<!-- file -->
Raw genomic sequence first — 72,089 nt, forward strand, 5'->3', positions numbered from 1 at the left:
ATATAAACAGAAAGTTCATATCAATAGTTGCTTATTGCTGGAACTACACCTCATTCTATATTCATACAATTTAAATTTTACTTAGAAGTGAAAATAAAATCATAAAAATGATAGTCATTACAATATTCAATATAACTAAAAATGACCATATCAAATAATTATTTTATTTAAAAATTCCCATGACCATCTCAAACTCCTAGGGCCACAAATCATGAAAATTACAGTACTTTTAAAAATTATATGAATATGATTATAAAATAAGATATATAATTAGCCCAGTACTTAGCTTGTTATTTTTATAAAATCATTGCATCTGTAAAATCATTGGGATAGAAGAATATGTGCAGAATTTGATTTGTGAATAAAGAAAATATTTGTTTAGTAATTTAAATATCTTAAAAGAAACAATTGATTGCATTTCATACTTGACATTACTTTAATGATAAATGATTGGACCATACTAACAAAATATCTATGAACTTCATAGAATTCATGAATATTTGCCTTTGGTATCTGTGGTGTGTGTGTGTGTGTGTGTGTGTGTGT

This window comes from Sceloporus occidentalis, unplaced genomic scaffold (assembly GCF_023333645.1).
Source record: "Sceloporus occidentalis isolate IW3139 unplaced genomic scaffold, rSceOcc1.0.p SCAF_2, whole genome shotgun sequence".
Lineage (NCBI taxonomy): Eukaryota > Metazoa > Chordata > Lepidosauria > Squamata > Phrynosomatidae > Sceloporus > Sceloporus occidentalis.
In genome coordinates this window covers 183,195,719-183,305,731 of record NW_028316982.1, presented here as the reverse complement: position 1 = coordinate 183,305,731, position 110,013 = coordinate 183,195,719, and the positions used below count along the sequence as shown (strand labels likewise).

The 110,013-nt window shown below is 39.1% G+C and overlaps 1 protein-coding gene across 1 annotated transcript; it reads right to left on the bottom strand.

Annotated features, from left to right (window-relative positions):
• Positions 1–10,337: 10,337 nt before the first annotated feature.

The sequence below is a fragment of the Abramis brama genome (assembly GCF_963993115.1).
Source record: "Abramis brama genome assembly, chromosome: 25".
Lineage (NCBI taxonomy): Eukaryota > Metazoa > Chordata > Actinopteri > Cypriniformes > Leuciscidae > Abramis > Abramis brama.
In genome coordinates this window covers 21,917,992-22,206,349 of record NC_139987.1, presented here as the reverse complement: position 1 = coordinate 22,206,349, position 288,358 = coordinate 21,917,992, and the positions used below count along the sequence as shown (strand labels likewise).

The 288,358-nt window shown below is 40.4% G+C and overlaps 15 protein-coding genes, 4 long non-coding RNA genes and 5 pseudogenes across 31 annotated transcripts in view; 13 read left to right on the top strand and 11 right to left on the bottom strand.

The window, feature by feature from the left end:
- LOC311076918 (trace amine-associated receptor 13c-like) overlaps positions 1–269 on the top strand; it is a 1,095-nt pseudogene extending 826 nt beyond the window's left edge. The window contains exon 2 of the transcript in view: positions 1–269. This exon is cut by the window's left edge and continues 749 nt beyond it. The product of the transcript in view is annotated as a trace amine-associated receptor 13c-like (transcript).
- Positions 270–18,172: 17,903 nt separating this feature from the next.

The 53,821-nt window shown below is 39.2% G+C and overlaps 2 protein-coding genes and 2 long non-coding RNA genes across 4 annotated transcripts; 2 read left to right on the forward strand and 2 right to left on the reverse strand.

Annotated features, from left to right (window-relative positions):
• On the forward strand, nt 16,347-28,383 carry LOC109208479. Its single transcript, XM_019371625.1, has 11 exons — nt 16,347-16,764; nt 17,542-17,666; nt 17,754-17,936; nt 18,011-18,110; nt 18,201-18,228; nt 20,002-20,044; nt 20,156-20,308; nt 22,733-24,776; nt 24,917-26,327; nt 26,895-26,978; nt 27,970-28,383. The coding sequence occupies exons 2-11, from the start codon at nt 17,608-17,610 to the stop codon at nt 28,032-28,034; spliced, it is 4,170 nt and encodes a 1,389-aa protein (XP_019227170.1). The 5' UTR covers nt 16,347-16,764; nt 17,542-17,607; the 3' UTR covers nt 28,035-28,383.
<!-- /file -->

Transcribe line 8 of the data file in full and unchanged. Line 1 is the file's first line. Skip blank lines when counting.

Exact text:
Annotated features, from left to right (window-relative positions):